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How sore is too sore/not sore enough?

Part 1: Not sore enough

'I wasn't even sore after my last session.'

Muscle soreness is a terrible gauge of whether you are benefitting from your training. We'll talk about this more in depth on Wednesday.

Three things to note about muscle soreness (or DOMS, delayed onset muscle soreness):

(1) When you're starting up again, soreness happens.

Making your sore never a goal as coaches -- though sometimes it is a byproduct.

We actually will change a program to help you be less sore. This is where we keep repetitions low, additional load low, and cut back on 'time under tension' (aka super slow tempos).

(2) Some movements make you more sore than others.

Especially movements you've never done or movements that involve more control & mobility.

(3) With training, you become more resilient against soreness.

It's called the 'Repeated Bouts Effect.' This is helpful when we have athletes preparing for competition. As long as we keep things relatively the same, weight, exercises, reps, you will likely not be sore.

The caveat here: you MUST be consistent.

Part 2: Too sore

I'll say it again: Research shows us time and time again that being more sore vs less sore is NOT indicative of muscular changes.

Sure, hypertrophy training (aka training for muscle growth) is more associated with soreness.

If you're not sore after training it does NOT mean you're wasting your time.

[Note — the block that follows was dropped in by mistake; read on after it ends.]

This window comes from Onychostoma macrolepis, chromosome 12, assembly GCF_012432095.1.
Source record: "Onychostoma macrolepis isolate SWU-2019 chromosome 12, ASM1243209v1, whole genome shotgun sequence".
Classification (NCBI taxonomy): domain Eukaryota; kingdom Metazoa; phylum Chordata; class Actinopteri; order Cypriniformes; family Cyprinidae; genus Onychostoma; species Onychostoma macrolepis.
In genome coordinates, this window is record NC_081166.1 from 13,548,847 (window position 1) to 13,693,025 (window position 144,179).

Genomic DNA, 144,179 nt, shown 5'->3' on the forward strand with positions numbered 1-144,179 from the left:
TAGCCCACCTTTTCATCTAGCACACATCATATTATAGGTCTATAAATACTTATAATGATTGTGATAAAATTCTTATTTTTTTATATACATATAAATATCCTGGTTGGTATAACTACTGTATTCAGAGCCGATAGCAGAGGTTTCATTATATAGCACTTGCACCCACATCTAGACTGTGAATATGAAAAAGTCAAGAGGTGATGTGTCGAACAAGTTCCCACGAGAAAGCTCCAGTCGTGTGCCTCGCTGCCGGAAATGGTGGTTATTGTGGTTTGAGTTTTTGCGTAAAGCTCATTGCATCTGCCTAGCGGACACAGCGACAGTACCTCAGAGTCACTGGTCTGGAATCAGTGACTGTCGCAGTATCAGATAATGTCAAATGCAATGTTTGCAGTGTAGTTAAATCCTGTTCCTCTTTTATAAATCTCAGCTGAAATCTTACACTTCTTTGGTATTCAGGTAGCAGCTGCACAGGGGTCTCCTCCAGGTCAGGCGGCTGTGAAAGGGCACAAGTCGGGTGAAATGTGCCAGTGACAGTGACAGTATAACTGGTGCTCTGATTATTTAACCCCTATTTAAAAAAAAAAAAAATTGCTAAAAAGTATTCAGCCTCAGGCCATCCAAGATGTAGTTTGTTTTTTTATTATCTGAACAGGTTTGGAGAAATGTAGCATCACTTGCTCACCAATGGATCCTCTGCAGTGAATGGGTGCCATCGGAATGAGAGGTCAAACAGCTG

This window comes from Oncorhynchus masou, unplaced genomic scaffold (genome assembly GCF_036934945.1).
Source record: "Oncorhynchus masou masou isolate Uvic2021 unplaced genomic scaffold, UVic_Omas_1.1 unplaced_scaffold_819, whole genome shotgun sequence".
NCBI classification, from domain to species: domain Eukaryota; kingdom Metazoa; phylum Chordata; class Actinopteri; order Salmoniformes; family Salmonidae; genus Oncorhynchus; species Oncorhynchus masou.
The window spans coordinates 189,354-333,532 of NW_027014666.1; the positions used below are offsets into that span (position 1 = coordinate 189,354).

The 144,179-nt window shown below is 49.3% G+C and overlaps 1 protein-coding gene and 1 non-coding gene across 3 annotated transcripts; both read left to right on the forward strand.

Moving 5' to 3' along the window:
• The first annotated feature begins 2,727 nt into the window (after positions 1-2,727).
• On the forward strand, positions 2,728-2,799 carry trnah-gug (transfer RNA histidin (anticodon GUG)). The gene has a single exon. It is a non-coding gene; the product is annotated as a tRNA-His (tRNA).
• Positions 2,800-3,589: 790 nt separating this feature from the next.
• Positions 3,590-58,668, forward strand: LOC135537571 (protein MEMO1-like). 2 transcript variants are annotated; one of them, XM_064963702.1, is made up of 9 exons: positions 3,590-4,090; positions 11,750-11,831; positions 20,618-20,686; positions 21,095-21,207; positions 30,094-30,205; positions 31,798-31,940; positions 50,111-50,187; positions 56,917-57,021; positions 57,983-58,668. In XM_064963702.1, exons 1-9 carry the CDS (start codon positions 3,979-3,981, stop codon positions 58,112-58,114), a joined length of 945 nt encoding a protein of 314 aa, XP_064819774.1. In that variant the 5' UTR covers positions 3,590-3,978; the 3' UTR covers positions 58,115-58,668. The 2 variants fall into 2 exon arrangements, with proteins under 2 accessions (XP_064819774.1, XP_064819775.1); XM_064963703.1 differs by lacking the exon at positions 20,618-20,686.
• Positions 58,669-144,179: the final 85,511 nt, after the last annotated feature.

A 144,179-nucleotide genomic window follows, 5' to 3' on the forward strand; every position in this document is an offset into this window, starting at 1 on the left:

Likewise, if you’re training for speed, strength, and power, being sore might mean your volume is TOO high. It may also mean you haven’t spent time preparing your tissues for that type of training.

If you LOVE being so sore you can't sit down, let your coach know and we can make it happen -- though it may be to your detriment.

If you have to delay your next training session OR cut the range of motion or weight down because you're too sore, you have lost the opportunity for improvement.

You've actually lost the ability to stimulate the muscle to change AND you may be under recovering. You've actually taken a step back.

A good place to sit for soreness? ... Not so sore you can't sit down.

We say a 6 or 7 on a scale of 1 to 10. 10 meaning questionable use of illegal/legal pain management medication and potential rhabdo.

Happy Lifting,


Co-Owner, MSc, CSCS

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